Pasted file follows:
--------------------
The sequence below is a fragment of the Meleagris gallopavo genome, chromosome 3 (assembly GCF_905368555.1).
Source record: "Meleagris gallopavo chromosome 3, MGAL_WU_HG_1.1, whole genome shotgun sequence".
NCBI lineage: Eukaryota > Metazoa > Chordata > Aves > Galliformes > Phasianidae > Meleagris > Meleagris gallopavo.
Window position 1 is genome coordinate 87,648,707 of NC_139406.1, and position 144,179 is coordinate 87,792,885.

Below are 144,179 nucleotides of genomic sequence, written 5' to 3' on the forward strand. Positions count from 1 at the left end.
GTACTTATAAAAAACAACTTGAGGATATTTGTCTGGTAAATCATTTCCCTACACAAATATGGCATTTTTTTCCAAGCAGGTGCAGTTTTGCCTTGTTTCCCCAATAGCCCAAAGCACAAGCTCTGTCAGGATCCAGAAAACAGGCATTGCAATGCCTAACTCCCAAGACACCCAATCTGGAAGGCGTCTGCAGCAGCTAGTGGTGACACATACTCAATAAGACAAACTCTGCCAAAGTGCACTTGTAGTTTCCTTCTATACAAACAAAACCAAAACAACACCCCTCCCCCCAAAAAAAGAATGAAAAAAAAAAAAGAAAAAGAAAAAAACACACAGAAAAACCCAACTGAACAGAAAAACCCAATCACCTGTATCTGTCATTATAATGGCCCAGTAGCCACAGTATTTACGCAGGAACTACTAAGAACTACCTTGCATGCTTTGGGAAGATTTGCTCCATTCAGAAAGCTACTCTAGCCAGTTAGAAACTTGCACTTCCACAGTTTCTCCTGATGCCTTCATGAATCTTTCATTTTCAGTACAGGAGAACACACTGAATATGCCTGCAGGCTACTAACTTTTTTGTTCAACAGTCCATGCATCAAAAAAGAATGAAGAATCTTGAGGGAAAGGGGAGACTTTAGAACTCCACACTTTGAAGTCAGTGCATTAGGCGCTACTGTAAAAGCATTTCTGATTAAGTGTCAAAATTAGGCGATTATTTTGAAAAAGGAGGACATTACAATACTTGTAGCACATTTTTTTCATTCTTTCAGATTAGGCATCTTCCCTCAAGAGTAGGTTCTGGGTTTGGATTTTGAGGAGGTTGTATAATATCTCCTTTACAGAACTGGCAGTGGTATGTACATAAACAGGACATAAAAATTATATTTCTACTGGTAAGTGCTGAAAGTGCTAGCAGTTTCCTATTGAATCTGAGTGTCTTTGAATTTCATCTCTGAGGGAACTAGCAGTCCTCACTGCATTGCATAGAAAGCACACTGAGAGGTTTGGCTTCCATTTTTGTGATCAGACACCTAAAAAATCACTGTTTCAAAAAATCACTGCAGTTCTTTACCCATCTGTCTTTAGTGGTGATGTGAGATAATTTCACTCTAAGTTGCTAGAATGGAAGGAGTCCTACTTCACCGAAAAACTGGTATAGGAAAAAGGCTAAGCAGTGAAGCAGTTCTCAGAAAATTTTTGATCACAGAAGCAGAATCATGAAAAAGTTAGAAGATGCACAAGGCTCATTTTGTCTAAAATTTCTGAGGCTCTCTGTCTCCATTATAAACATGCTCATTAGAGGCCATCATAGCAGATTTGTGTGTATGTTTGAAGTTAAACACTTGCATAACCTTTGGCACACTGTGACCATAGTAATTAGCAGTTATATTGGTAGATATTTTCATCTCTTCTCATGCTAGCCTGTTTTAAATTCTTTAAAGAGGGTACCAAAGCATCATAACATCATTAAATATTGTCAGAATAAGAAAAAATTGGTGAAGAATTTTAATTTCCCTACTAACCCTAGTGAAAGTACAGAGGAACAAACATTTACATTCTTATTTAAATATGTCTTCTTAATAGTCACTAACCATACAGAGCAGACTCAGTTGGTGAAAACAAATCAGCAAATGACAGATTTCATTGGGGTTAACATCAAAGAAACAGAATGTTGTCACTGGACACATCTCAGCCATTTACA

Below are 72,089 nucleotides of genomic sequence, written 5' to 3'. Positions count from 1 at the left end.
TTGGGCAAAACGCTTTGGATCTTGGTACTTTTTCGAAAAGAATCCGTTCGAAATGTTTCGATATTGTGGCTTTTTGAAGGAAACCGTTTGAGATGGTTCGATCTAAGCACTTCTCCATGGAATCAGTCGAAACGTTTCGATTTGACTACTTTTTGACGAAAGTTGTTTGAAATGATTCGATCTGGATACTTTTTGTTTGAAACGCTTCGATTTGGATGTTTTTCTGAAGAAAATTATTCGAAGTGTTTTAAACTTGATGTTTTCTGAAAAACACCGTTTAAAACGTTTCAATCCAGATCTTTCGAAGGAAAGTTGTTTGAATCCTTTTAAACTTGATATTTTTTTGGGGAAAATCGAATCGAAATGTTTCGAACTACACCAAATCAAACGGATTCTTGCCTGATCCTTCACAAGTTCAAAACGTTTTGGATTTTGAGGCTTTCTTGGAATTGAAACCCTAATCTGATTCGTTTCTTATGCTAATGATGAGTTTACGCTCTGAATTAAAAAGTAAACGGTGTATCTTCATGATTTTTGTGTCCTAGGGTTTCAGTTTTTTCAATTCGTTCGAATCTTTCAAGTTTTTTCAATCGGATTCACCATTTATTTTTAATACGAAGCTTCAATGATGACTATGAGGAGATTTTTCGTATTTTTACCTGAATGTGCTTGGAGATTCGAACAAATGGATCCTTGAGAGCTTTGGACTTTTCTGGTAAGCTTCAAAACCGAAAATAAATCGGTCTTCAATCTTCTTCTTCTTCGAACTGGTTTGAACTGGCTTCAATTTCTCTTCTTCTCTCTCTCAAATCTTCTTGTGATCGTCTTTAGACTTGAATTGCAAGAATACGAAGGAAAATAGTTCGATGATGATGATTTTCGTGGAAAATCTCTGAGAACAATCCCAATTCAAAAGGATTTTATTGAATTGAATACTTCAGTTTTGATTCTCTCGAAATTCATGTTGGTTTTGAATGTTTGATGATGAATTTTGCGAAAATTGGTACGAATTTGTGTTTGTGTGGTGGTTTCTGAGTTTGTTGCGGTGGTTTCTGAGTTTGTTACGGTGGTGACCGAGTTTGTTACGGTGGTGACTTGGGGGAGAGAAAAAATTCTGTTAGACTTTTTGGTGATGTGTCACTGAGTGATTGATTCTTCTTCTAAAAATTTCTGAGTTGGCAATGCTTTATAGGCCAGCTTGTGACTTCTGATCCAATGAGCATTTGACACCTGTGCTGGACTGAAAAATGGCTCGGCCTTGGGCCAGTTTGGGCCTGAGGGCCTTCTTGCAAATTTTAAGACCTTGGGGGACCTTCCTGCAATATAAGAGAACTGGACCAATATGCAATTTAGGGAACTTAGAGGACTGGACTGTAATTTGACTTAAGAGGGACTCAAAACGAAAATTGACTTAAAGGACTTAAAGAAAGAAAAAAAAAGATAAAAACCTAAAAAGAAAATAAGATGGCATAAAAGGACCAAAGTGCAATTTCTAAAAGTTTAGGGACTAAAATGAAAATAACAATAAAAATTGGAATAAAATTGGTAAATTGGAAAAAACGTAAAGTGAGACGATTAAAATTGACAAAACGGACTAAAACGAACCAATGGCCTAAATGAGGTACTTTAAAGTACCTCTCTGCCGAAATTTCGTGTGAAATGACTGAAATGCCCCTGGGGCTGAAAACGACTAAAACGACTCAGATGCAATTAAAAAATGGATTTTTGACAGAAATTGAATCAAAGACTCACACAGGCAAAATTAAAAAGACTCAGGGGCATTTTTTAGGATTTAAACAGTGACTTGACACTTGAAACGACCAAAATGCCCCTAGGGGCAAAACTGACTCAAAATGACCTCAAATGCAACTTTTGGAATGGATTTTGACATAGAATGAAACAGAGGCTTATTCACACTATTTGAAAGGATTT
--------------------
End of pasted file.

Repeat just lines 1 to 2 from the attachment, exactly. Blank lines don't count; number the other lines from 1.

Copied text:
The sequence below is a fragment of the Meleagris gallopavo genome, chromosome 3 (assembly GCF_905368555.1).
Source record: "Meleagris gallopavo chromosome 3, MGAL_WU_HG_1.1, whole genome shotgun sequence".